The number of bizarre catches or sightings off Southern California continues to rise, and on Sunday perhaps the rarest visitor to date was documented: a whale shark.
Whale sharks are the world's largest fish, reaching lengths of 30-plus feet. And while these docile plankton-eaters are often seen by divers at destinations such as Hawaii, southern Mexico, and the Sea of Cortez, they're almost never encountered off Southern California.
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The whale shark spotted Sunday, east of Santa Catalina Island, was estimated to measure 20 to 25 feet. It approached and even bumped the Triton, which runs from Long Beach Sportfishing, as anglers fished for yellowfin tuna.
"He was curious, almost playful," Triton Capt. Ryan Gengler told Phil Friedman Outdoors Radio, which broke the story. "When he bumped into us, you could feel the boat shake. I could not believe my eyes."
Like the tuna, and other exotic visitors this summer, the whale shark ventured far north of its typical range because of a wide swath of unusually warm water, stretching from southern Baja California into California.
Chris Lowe, who runs the Shark Lab at Cal State Long Beach, was asked via email how rare this event might be. The scientist replied:
"I'd say that is very rare for our neck of the woods. I have heard accounts of occasional manta, scalloped hammerhead sharks, and wayward tiger sharks, but whale sharks are pretty rare this far north."
Also on Sunday, an angler lost a four-hour battle with a blue marlin, another rare visitor to Southern California waters.
Earlier this month, a wahoo was caught off Orange County. That was another visitor from tropical or sub-tropical waters, and an extremely rare catch.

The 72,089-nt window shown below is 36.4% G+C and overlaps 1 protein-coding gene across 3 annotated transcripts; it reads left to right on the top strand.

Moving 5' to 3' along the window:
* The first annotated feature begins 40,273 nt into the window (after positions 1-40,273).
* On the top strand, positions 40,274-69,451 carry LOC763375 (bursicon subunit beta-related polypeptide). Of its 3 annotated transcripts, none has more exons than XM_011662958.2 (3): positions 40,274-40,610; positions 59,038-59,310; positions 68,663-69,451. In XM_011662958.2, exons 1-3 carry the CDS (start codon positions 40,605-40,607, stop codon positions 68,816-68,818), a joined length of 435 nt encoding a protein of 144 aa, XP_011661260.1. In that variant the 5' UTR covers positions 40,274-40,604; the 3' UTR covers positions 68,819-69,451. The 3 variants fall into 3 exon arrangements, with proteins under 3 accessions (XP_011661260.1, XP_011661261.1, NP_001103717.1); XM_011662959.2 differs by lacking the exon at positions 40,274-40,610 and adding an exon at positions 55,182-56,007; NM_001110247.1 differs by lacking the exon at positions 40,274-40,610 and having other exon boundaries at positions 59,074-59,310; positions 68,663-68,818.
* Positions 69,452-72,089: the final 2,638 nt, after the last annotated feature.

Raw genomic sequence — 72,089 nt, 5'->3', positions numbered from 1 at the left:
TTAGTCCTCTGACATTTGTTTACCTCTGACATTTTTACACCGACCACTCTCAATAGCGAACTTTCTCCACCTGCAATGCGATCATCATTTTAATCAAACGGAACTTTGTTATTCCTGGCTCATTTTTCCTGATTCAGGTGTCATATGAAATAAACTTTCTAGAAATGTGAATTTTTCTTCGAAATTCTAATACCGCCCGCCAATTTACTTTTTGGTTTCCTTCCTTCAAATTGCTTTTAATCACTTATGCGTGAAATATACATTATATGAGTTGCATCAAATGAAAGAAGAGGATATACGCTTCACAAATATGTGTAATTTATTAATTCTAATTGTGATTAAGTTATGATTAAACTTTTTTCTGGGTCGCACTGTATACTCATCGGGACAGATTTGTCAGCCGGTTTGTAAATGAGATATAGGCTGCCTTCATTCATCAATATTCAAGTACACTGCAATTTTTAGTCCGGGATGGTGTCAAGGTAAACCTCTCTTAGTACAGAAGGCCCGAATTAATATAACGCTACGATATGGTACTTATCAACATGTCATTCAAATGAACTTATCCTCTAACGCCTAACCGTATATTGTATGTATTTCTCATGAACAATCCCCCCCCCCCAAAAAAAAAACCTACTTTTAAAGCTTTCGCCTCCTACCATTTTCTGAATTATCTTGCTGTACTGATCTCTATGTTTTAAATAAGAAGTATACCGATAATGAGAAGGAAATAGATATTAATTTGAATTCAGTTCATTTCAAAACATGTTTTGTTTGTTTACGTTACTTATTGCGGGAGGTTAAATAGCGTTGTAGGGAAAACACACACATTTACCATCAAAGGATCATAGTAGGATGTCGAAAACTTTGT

For nearly two months anglers have been catching yellowfin tuna and dorado at the offshore fishing grounds west of Orange County.
These fish sometimes venture into Southern California waters during late summer, but this invasion is the most prolific in several decades.
Sea surface temperatures off Southern California range from 70 to about 76 degrees, about five degrees above normal in many locations.
Many are crediting a developing El Niño, a warming in the equatorial Pacific, which alters weather patterns. The latest forecast from NOAA states that there's a 60 to 65 percent chance of El Niño becoming fully developed during the Northern Hemisphere fall and winter.
In any case, the sea surface warming stems from a lack of coastal upwelling that is typical in late spring and early summer, and caused by strong winds.
When upwelling occurs, cool waters from deep in the water column are brought to the surface and chilling occurs. Without upwelling, the water warms and gates open for species that typically are found off Mexico and elsewhere in warmer climates.
Among other rare visitors to Southern California this summer have been Bryde's whales, also called tropical whales, and pilot whales.
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